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ukrainian capital, following the withdrawal of russian forces. most of them, fatally shot. an indication, according to the police, the ukrainians are being quote, simply executed. this week, rolling stone detailed the complex and almost impossible process necessary to prove that vladimir putin's regime should be, and can be charged with war crimes. joining me now, the former u.s. ambassador at large for war crime issues in the office of global criminal justice. ambassador, thank you so much for joining us. as rolling stone noted this week, cases involving war crimes, they take a long time to get to the courts. and even when they go to trial, these trials oftentimes, and in acquittals. give me a reality check here, how realistic is it that vladimir putin will actually be held accountable? or even be charged? >> well, i think it's extremely likely that he will be charged. the international criminal court has jurisdiction, overwork rhymes committed, in ukraine since 2014.
the country gave it to the icc in 41 countries then referred it to the state parties, to the prosecutors. and there's no immunity for head of state or for defense ministers, or the foreign ministers, or anyone like that. and then, we have literally massive war crimes which have been committed by russian forces inside ukraine. and, it often happens, certainly won't have tribunal in the past, and i've prosecuted two of them and they yugoslavia tribunal within 45 days off milosevic beginning ethnic cleansing and kosovo. he was indicted by the international criminal tribunal for the former yugoslavia. 16 months later, he could steal enough votes to stay in office, and 25 months later, he was in the hague. many people didn't think that would ever happen. the challenge, in many of the situations, is of course that, how do you do cooperation, how do you get the leader of a great power like russia remove their weapons to surrender?
how do you create a situation where people are pushing aside, because there's gonna be incentives to comply with an international order, the elimination of sanctions, there we entry into the international financial system. i mean, if you are serious about justice, we have to make russia's, you know economy, you know dependent, frankly on compliance with international law. because we're seeing massive defiance of it, and murder in these 900 bodies, represent executions. there is no way they're justified. they are work rhymes it's because they're civilians and they're widespread and systematic. they're also war crimes against humanity, and for that, he can be charged. others involved in the crime can be charged in ukraine, of course, and a recurring in prosecutor with the international assistance is working very hard to investigate the broadest range of crimes that are being committed, both in these areas
that were formerly russian occupied, where you had these brutal crimes against ordinary civilians, but also, of course, the bombardment, gone in a way that's entirely inconsistent with the laws of war. not against military targets, but in order to destroy whole cities like mariupol. and to in fact, prevent the civilian population who's received from receiving food and medicine, which clearly is an intentional crime of starvation, and also, part of the indiscriminate use of military force that it affects the civilian population as much as the military. >> so, let me pick up on the point that you said. because you raised a lot of several important points, i wanna go back to the new york times here for a moment. they released a month-long report documenting the terrors, just in the city of bucha, and what they faced their, including this map detailing all the atrocities, including constant sniper threats. i guess, my question to you is, how do you determine that what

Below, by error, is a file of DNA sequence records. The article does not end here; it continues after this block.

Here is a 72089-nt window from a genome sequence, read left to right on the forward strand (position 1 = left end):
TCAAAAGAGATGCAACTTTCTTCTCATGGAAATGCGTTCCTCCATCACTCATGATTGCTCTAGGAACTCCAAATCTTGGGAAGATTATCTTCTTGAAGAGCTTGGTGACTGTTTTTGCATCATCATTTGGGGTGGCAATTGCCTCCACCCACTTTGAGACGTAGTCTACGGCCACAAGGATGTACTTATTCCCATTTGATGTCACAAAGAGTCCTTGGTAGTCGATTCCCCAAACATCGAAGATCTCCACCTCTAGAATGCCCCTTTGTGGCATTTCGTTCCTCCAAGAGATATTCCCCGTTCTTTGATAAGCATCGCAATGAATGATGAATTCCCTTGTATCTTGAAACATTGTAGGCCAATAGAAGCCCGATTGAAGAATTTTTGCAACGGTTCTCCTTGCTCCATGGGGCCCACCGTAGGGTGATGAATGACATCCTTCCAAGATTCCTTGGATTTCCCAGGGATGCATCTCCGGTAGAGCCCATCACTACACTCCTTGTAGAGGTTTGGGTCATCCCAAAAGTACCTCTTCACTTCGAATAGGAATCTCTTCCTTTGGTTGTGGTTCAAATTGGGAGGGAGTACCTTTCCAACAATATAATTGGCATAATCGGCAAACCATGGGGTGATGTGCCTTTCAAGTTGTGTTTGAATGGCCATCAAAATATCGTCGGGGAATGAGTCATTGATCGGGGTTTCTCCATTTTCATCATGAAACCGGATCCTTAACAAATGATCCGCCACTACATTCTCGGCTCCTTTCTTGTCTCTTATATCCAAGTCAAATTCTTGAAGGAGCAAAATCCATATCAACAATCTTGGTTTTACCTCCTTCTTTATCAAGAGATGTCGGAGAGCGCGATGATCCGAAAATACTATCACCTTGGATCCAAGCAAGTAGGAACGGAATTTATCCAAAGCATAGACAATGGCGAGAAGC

happened in a place like bucha, hundreds of miles away from moscow, is based on the orders that were given from vladimir putin, and not some, you know, either rogue general, rogue officers who wanted to punish putin? because if putin himself is going to be charged, you have to demonstrate and establish that the events in bucha were directly as a result of the orders that he gave. or am i wrong? >> you don't have to do that. at the international level. otherwise, you can prove these crimes -- the leader, the commander, and the civilian commander in chief has responsibility for the forces under his command. and if he knows what they're doing, or has their reasons to know, and then fails to take action to prevent, or punish the conduct, he is responsible in the same way as if he put a bullet in the back of 900 human beings. it's not a dereliction of duty, it is a crime. and so, if you can show the
notice going up to putin, if you can show that these are regular units, that are within the command of russian army, and of course, it's important to build that structure and this information available to do that. you can win a case on what we call command responsibility. as a prosecutor, i'd like to do more than that. i'd like to get the orders. i'd like to see that this is part of a pattern of conduct, a way in which the russians, in fact, are terrorizing the civilian population, and doing it intentionally. and certainly, they have been intercepts of communication. russia has been extremely negligent about the radio intercepts, the radio frequencies. and the interceptions in which people eventually heard orders given, just kill them, just call them all! and that kind of thing further shows that this is not rogue elements that are out of control, but in fact, part of the strategy of the russian